Reports say Pakistani Taliban leader died in drone strike
Hakimullah Mehsud, who had a $5 million U.S. bounty on his head, is believed to have been behind a deadly suicide attack at a CIA base in Afghanistan, a failed car bombing in New York’s Times Square and other assaults in Pakistan that killed thousands of civilians and security forces.
The New York Times
LONDON — A U.S. drone strike killed the leader of the Pakistani Taliban, Hakimullah Mehsud, on Friday, according to Pakistani intelligence officials and militant commanders in the tribal belt.
If confirmed, his death would be a major achievement for the CIA program at a time drones have come under renewed scrutiny over civilian deaths in Pakistan and the United States.
Mehsud, 34, who was on the U.S. most-wanted terrorist list with a $5 million bounty, is believed to have been behind a deadly suicide attack at a CIA base in Afghanistan, a failed car bombing in New York’s Times Square and other assaults in Pakistan that killed thousands of civilians and security forces.
The ruthless commander, who was closely allied with al-Qaida, was widely reported to have been killed in 2010 — only to resurface later. But this time, there was a proliferation of accounts from multiple sources — including the militants and a U.S. military official — that he had died in the missile attack.
“Hakimullah has been martyred,” said a local Taliban commander, speaking on condition of anonymity by phone from the tribal belt.
The Obama administration and the CIA declined to comment. But a U.S. defense official said the United States was confident of Mehsud’s demise.
The television network Al-Jazeera quoted Taliban spokesman Shahidullah Shahid as confirming Mehsud’s death.
The CIA killed Mehsud’s predecessor, Baitullah Mehsud, in South Waziristan in August 2009. Friday’s strike occurred in Dande Derpa Khel, a well-known militant stronghold in North Waziristan tribal area, near the Afghan border.
Pakistani officials said CIA-operated drones fired at least four missiles at a compound that had been built for Mehsud about a year ago.
One Pakistani official, citing intelligence reports, said five militants had been killed including Mehsud, his uncle and a bodyguard. Two more people were wounded.
The Pakistani official said the drone strike also killed Mehsud’s deputy, Abdullah Behar, who had just taken over from Latif Mahsud, a militant commander who was detained by U.S. forces in Afghanistan last month.
Tribesmen said they planned to bury Mehsud on Saturday, when the prime minister, Nawaz Sharif, is due to return to Pakistan from London, where he has been holding talks with British officials and the Afghan president, Hamid Karzai.
His death could throw into disarray plans by Sharif’s government to engage in peace talks with the Pakistani Taliban.
A delegation of three clerics from Punjab province that had been hand-picked by Sharif had been due to travel to the tribal belt Saturday to initiate talks with the Pakistani Taliban and two other militant groups. The group had now been stopped from proceeding, a senior security official said.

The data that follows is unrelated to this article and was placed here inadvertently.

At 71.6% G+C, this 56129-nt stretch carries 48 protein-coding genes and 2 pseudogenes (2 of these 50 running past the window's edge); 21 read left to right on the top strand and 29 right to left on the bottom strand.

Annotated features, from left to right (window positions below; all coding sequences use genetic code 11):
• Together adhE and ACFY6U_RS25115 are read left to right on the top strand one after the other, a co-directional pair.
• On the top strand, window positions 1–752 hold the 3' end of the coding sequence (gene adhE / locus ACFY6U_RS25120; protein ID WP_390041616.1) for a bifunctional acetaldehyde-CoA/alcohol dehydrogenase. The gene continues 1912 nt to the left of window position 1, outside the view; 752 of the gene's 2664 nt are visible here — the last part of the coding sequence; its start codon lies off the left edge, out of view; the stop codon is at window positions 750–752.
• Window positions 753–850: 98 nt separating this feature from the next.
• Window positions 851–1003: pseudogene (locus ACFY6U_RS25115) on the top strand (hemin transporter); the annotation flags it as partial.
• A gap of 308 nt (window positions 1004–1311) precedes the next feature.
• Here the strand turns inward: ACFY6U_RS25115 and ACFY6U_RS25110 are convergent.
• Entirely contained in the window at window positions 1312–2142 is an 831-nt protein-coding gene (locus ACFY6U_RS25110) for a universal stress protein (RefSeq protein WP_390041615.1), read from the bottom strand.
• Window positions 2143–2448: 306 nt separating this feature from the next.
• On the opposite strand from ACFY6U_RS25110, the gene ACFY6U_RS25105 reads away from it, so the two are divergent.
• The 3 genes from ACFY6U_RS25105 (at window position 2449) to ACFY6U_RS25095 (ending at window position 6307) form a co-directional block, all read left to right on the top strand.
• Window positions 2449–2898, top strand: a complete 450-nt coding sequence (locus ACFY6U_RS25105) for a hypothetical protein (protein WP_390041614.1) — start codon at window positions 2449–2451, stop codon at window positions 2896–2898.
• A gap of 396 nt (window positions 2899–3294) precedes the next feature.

The reports of Mehsud’s death Friday met an uneasy welcome across Pakistan.
Some celebrated the demise of a ruthless militant responsible for much suffering, and who had evaded long-standing Pakistani efforts to capture or kill him.
“All peace loving Pakistanis should be satisfied that a monster who had unleashed terror in Pakistan and elsewhere is dead,” said Pervez Musharraf, the former military leader, who is under house arrest.
But Interior Minister Chaudhry Nisar Ali Khan described the U.S. action as a calculated blow against the fledgling peace process.
Imran Khan, the former cricketer whose party rules Khyber-Pakhtunkhwa province, said he would seek to block NATO supply lines in retaliation; one of his deputies called for the Pakistani military to attack U.S. drones. “Now, one thing is proven,” Khan said in a television interview. “Whenever Pakistan has attempted talks, drone attacks have sabotaged them.”
Other Pakistanis feared a violent backlash led by militants carrying out suicide attacks across the country. Those fears were borne out in comments by one commander in the tribal belt. “Our revenge will be unprecedented,” said Abu Omar, a Taliban commander in Miram Shah, speaking by phone. Omar said he considered the Pakistani government “fully complicit” in the drone strike.
Friday’s drone strike comes just over a week after Sharif met with President Obama in the White House. Although Pakistani leaders regularly condemn drone attacks, a growing body of evidence suggests they have quietly cooperated with at least some drone strikes over the years.
Still, after the strike Friday, Pakistan’s Foreign Ministry issued a pro-forma condemnation, employing the usual language about the U.S. action’s being a violation of Pakistan’s “sovereignty and territorial integrity.”
Material from The Associated Press is included in this report.